Reinterpretation and ridicule crow-barred Christianity open. Ask enough tough questions, and faith is inevitably pushed farther and farther back into the misty realm of metaphor -- where it is less likely to inspire people to kill and die for it. But doubtful Muslims, and the atheists who support them, are being prevented from following this path. They cannot ask: what does it reveal about Mohammed that he had sex with a child, or that he massacred a village of Jews who refused to follow him? You don't have to murder many Theo Van Goughs or pulp many Sherry Joneses to intimidate the rest. The greatest censorship is internal: it is in all the books that will never be written and all the films that will never be shot, because we are afraid.

We need to acknowledge the double-standard -- and that it will cost Muslims in the end. Insulating a religion from criticism -- surrounding it with an electric wire-fence called 'respect' -- keeps it stunted at its most infantile and fundamentalist stage. The smart, questioning and instinctively moral Muslims -- the majority -- learn to be silent, or are shunned (at best). What would Christianity would be like today if George Elliot and Mark Twain and Bertrand Russell had all been pulped? Take the most revolting rural-Alabama church, and metastasize it.

Since Jones has brought it up, let's look at Mohammed's marriage to Ayesha as a model for how we can conduct this conversation. It is true those were different times, and it may have been normal for grown men to have sex with children. The sources aren't clear on this point. But whatever culture you live in, being penetrated when your body is not physically developed is an excruciatingly painful experience. Among Vikings it was more normal than today to have your arm chopped off, but that didn't mean it wasn't agony. If anything, Jones' book whitewashes this, suggesting Mohammed's 'gentleness' meant Ayesha enjoyed it.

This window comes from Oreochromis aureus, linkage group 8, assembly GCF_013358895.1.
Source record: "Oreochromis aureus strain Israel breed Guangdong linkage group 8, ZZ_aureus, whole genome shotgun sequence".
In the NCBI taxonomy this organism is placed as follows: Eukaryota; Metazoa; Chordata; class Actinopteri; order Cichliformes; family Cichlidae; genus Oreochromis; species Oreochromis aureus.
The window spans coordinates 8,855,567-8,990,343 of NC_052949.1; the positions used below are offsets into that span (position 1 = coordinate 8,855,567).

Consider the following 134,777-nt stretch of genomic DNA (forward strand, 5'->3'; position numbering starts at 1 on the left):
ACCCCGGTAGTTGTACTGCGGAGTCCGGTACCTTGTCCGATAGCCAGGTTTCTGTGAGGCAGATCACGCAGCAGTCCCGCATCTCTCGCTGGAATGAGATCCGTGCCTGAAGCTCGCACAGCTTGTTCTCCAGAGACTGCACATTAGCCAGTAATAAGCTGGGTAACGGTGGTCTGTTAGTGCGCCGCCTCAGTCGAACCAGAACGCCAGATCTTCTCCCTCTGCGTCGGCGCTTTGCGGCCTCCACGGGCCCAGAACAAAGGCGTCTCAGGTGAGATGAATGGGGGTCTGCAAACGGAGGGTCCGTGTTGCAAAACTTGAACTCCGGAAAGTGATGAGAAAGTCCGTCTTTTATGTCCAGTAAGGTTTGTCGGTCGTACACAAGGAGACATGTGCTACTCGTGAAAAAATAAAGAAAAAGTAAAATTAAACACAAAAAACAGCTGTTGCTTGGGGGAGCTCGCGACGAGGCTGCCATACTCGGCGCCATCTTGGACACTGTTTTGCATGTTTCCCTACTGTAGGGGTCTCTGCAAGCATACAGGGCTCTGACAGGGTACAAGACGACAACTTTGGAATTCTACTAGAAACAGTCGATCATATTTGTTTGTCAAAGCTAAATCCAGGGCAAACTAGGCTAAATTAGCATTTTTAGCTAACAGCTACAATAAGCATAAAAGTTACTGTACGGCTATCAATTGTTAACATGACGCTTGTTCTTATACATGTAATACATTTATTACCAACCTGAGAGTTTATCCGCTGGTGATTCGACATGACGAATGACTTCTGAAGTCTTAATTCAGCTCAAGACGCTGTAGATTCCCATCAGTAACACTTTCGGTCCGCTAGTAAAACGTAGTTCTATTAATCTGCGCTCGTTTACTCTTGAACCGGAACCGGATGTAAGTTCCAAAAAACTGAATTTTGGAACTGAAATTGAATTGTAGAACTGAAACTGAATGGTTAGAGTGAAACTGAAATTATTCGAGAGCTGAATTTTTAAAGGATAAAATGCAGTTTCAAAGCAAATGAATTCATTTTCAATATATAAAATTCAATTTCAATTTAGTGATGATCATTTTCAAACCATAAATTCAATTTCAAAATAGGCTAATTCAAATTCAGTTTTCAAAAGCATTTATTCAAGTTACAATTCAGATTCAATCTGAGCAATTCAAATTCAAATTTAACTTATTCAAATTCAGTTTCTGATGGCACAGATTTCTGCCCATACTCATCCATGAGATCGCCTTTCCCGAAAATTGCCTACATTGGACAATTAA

The story of Aisha also prompts another fundamentalist-busting discussion. You can't say Mohammed's decision to have sex with a child has to be judged by the standards of his time, and then demand we follow his moral standards to the letter. Either we should follow his example literally, or we should critically evaluate it and choose for ourselves. Discussing this contradiction inevitably injects doubt, the mortal enemy of fanaticism. (On the Independent's Open House blog later today, I'll be discussing how Ayesha has become a central issue in the debate in Yemen about whether to protect children from forced marriage.)